From the moment of conception, babies require careful attention. Fortunately, technology allows doctors to keep a watchful eye on fetal development, including signs of a growing baby’s cardiologic health.
Of course, pregnant mothers need medical attention too. Just as doctors search for the baby’s vital signs, they also monitor mothers’ blood pressure, heart rate, and nutrient levels throughout pregnancy.
A healthy heart rate is especially important during labor and delivery. Electronic Fetal Monitoring (EFM) allows hospitals to monitor a baby’s heart rate in the womb to catch arrhythmias or any other signs of fetal distress. EFM also helps doctors detect inadequate fetal oxygen and blood supply, which could quickly cause brain injury or fetal demise if not caught. 85% of all labors in the US are electronically monitored.
Electronic Fetal Monitoring, when carried out carefully, can prevent catastrophic birth injury. Sometimes, though, machines make mistakes.
Electronic Fetal Monitoring Error
Electronic Fetal Monitoring works by positioning a monitoring device around the mother’s abdomen. The device tunes in to the baby’s heart rate and issues a continual report on the fetal pulse. Almost all electronic monitors currently use ultrasound to detect movement in blood vessels and convert that into heart rate. So the ultrasound can pick up the mother’s HR as well as the baby’s.
When the baby moves or the baby’s HR becomes weaker because the baby is in distress, sometimes the monitor locks onto the mother’s heart rate instead of the baby’s. The doctors and nurses can then be fooled into thinking the baby is fine when it is actually in trouble. This confusion of the mothers HR for the baby’s HR usually takes place when the mother is pushing. When a mother pushes, her HR can get as high as the typical heart rate of an unborn baby.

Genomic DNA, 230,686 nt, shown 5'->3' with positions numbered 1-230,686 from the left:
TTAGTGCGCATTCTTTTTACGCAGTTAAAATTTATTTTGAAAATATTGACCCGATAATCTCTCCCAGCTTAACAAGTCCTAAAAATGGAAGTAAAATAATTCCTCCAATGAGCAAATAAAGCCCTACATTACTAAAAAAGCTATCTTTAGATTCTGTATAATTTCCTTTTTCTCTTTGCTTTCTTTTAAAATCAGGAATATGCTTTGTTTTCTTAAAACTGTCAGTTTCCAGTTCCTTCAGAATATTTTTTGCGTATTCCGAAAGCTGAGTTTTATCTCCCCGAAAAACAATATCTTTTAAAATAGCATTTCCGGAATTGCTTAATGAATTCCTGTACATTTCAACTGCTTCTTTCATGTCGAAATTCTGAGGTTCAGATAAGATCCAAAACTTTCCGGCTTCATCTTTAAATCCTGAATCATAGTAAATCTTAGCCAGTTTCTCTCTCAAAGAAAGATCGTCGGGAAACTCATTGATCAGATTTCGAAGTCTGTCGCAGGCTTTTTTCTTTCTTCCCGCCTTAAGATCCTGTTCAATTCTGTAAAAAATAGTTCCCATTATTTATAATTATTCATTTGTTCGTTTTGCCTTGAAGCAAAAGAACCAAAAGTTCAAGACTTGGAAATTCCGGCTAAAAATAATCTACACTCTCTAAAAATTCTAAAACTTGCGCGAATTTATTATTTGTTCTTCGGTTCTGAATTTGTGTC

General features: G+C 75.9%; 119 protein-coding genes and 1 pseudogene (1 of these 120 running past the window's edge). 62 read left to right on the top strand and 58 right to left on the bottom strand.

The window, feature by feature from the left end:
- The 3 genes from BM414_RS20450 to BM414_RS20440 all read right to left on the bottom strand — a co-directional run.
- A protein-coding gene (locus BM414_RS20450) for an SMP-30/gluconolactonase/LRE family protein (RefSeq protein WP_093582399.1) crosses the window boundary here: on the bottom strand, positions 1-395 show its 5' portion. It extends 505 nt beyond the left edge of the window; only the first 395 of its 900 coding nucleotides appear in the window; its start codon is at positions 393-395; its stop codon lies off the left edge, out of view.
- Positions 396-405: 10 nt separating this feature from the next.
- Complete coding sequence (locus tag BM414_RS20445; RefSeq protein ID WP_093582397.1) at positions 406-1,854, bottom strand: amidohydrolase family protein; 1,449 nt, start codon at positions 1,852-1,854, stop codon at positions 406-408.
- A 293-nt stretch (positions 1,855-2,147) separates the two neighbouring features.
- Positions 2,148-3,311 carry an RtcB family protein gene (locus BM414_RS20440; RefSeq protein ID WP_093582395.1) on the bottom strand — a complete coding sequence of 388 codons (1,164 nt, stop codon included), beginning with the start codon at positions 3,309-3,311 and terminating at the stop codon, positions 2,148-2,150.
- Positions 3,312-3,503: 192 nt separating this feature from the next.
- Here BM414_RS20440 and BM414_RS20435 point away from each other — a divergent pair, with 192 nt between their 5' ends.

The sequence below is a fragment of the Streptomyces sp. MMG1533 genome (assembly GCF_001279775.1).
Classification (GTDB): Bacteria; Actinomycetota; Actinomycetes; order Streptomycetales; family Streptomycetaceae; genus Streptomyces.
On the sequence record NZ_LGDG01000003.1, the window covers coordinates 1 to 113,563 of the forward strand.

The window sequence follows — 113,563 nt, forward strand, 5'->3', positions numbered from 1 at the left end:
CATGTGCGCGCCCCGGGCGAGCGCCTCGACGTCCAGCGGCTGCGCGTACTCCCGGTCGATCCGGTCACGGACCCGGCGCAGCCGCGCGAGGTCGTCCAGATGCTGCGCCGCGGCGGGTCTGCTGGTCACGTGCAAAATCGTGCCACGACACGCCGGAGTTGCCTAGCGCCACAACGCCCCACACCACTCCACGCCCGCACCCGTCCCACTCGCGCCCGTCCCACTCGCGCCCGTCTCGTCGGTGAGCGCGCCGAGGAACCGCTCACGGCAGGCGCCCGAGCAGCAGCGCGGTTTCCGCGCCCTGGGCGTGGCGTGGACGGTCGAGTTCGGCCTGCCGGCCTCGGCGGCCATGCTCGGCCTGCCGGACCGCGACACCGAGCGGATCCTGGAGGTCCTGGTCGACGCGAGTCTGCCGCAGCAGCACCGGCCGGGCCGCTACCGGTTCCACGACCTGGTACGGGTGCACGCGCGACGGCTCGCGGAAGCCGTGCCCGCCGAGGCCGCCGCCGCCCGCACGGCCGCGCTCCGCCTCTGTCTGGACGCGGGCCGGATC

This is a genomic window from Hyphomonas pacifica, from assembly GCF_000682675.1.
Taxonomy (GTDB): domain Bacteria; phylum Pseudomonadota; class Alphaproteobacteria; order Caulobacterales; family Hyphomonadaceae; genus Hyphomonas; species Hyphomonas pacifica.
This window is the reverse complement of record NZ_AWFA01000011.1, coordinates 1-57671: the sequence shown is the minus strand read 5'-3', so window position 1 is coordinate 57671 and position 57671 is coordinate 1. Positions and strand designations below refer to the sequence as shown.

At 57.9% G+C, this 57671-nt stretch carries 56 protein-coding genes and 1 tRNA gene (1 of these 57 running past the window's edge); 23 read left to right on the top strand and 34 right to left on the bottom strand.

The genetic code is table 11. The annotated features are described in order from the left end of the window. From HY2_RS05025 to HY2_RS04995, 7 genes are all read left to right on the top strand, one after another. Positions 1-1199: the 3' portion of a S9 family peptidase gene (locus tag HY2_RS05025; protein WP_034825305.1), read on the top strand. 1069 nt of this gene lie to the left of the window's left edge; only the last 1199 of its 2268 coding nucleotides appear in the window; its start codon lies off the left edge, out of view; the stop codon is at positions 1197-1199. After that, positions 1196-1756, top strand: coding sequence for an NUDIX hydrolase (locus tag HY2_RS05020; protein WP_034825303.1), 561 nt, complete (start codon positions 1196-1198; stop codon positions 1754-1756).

The danger, then, is that the doctors and nurses will see a healthy heart rate and assume the baby is fine when they’re really only monitoring the mom. Inside the womb or the birth canal, the infant could be struggling to survive oxygen deprivation to the brain from a lack of adequate blood supply and oxygen. But because the doctors and nurses don’t know this, they do not quickly deliver the baby in time to avoid its death or brain damage.
Preventing Confusion Caused by EFM Error
Some manufacturers have addressed this common problem by always monitoring both the mother’s and baby’s HR so that there can be little or no chance of confusion; others have not. Until this problem is solved by all manufacturers, health care providers must carefully watch for it.
To avoid confusing maternal heart rate and fetal heart rate, doctors and nurses should periodically monitor both patients individually and routinely check for error. It is critical that all healthcare practitioners understand the common risk of EFM error from the outset. Despite knowledge by health care providers that this can occur, there is general unawareness how frequently and deceptively this can occur particularly during the second stage of labor.
Fortunately, correcting an errant EFM is easy. Simply readjusting the monitor until it picks up on the fetal heart rate is usually effective. If that doesn’t work, an electrode can be placed on the baby’s scalp to make sure its HR is being recorded. Correcting this potentially deadly machine error requires diligent attention from the medical nursing experts in the room.
A Birth Injury Attorney Can Help
If you or your child has been injured by an Electronic Fetal Monitoring error, you may be entitled to compensation pursuant to Washington medical malpractice law. To schedule a free consultation with an experienced birth injury attorney, please contact Luvera Law Firm right away.